35. Fred Pack (Columbia College undergraduate/WKCR)
36. Dan Pellegrom (Graduate Student, Union Theological Seminary/Student Council)
37. Jon Perelstein (Columbia College undergraduate/WKCR)
38. David F. Phillips (Columbia College undergraduate/Student Draft Information Center)
39. John Poka (New York City Police/Tactical Patrol Force)
40. Henry Reichman (Columbia College undergraduate)
41. Mike Reynolds (New York City Police/Tactical Patrol Force)
42. Eve Rosahn (Barnard undergraduate/Avery occupier)
43. Michael Rosenthal (Faculty, Department of English and Comparative Literature)
44. Joshua Rubenstein (Columbia College undergraduate/Fayerweather occupier)
45. Mark Rudd (Columbia College undergraduate/SDS/Strike Coordinating Committee)
46. William W. Sales Jr. (Graduate student, Political Science/SAS/Hamilton Hall occupier)
47. Bill Sharfman (Graduate student, English/Preceptor, Columbia College)
48. Marvin Sin (Columbia College undergraduate/SAS/Hamilton Hall occupier)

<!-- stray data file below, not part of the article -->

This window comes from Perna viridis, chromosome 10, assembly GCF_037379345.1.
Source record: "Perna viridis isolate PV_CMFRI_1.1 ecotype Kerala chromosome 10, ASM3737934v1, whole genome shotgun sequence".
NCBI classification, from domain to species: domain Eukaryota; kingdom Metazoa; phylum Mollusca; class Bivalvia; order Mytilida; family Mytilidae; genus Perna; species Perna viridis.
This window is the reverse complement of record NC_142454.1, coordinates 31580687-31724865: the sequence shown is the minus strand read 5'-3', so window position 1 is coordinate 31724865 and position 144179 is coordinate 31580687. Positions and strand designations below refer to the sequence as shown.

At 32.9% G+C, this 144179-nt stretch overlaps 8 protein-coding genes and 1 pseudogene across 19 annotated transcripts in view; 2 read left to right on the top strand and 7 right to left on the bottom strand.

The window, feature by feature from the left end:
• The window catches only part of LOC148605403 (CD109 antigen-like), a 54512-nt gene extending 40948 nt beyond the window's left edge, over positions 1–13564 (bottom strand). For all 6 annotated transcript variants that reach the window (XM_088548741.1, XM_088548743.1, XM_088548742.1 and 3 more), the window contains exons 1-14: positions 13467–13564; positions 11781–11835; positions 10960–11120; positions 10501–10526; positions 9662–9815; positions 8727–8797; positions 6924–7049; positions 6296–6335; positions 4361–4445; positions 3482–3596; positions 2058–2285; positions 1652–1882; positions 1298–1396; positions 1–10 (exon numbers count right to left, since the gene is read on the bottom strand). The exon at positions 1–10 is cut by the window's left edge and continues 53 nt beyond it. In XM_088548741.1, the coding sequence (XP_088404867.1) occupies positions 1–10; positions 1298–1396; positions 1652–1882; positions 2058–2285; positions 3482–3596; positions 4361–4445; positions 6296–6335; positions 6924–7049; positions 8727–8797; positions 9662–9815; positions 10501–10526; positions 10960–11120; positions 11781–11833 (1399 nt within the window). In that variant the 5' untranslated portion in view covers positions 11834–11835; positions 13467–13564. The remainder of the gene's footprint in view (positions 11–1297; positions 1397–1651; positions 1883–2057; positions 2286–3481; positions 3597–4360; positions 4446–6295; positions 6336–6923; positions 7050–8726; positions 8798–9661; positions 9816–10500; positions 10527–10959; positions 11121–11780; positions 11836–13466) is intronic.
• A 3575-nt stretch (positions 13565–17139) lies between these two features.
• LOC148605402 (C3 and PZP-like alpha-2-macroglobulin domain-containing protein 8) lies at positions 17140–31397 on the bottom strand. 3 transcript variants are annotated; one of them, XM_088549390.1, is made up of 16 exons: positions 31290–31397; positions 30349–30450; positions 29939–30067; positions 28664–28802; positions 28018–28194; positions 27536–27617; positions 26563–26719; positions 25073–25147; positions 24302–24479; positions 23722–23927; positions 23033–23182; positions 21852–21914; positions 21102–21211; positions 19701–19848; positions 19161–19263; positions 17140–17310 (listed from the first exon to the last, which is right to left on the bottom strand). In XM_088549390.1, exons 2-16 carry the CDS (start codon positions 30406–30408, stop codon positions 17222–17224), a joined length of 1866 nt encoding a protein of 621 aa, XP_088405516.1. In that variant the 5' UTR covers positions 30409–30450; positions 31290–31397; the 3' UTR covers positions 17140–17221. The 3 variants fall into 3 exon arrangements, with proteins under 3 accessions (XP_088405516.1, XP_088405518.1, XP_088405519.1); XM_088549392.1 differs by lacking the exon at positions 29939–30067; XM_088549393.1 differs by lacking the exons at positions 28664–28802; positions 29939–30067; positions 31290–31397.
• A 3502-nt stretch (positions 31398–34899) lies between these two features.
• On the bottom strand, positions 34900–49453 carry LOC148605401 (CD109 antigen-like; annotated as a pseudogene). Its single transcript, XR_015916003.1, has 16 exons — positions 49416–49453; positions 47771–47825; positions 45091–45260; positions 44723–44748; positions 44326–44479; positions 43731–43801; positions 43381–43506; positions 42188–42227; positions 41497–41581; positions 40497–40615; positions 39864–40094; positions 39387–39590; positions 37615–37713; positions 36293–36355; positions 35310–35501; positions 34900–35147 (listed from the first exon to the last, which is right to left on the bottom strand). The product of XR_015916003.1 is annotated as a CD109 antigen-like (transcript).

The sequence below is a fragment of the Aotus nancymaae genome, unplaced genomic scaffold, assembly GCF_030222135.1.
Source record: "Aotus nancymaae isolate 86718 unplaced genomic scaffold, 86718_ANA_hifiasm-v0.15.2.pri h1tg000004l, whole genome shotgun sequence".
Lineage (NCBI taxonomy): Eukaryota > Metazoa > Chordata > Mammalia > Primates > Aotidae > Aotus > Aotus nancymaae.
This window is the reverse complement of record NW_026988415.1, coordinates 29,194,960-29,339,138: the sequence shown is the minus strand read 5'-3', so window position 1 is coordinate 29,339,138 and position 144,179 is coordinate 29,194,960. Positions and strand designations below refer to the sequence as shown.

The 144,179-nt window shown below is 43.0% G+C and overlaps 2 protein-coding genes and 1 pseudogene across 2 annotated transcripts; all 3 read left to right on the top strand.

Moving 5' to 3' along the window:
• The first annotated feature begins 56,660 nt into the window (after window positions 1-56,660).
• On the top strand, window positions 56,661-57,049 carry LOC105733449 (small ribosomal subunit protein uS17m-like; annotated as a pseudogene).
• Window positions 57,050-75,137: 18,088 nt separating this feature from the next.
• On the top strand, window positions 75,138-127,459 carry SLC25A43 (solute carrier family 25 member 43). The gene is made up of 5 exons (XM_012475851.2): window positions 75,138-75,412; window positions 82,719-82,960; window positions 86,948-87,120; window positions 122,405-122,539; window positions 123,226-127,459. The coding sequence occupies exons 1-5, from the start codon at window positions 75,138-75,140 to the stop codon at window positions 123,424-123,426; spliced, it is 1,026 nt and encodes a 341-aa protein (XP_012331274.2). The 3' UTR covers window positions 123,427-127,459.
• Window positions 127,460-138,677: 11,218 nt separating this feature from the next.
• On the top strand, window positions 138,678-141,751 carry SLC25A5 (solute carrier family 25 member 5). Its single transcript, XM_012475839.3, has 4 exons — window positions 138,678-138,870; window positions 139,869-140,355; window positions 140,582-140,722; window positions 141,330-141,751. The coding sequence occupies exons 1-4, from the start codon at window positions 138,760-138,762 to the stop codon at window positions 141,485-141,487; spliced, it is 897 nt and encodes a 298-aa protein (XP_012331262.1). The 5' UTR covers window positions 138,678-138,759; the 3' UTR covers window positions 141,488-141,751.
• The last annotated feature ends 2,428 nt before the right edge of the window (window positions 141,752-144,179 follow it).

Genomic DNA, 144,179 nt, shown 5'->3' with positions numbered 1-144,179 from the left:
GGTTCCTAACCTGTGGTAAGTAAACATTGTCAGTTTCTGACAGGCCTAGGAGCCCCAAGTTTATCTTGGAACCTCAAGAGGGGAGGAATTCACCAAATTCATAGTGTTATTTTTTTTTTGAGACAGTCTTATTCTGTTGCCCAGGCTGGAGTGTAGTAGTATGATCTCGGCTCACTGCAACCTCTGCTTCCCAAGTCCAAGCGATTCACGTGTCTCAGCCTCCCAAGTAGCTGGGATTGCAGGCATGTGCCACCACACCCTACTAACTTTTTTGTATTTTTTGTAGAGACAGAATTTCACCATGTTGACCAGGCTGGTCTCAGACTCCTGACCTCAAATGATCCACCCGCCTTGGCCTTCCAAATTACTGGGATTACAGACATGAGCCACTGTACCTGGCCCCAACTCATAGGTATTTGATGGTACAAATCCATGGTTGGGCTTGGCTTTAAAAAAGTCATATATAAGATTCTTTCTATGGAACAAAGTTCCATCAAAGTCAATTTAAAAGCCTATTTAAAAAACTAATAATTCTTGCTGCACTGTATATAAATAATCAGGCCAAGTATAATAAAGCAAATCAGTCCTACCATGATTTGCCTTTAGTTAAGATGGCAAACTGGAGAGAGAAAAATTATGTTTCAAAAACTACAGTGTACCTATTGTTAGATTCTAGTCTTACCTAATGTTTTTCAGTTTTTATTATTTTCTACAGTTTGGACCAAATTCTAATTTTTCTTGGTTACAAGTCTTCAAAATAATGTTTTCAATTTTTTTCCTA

49. Gene Slater (Columbia College undergraduate)
50. Susan Slymovics (Barnard undergraduate/Fayerweather occupier)
51. Tyler Smith (Graduate student, Architecture/Avery occupier)
52. Karla Spurlock-Evans (Barnard undergraduate/SAS/Hamilton Hall occupier)
53. Peter Stamberg (Columbia undergraduate/Low Library occupier)
54. Eleanor Stein (Graduate student, Law School)
55. Michael Steinlauf (Columbia College undergraduate/Mathematics occupier)
56. Michael Stern (Columbia College undergraduate/Spectator newspaper)
57. Johnny Sundstrom (“Outside agitator”/Up Against the Wall Motherfuckers)
58. John Thoms (Graduate student, English/Students for a Restructured University)
59. Harold Wechsler (Graduate student, History)
60. Meredith Sue Willis (Barnard undergraduate/Mathematics occupier)
61. Joel D. Ziff (Columbia College undergraduate/Citizenship Council)
Afterword by Juan Gonzalez
Index

About the Author

Paul Cronin’s books include Werner Herzog: A Guide for the Perplexed (2014) and Lessons with Kiarostami (2015). His films include a study of Haskell Wexler’s Medium Cool and, to accompany this book, a multichapter documentary on the Columbia University protests of 1968. He teaches at the School of Visual Arts in New York. His website is www.atimetostir.com.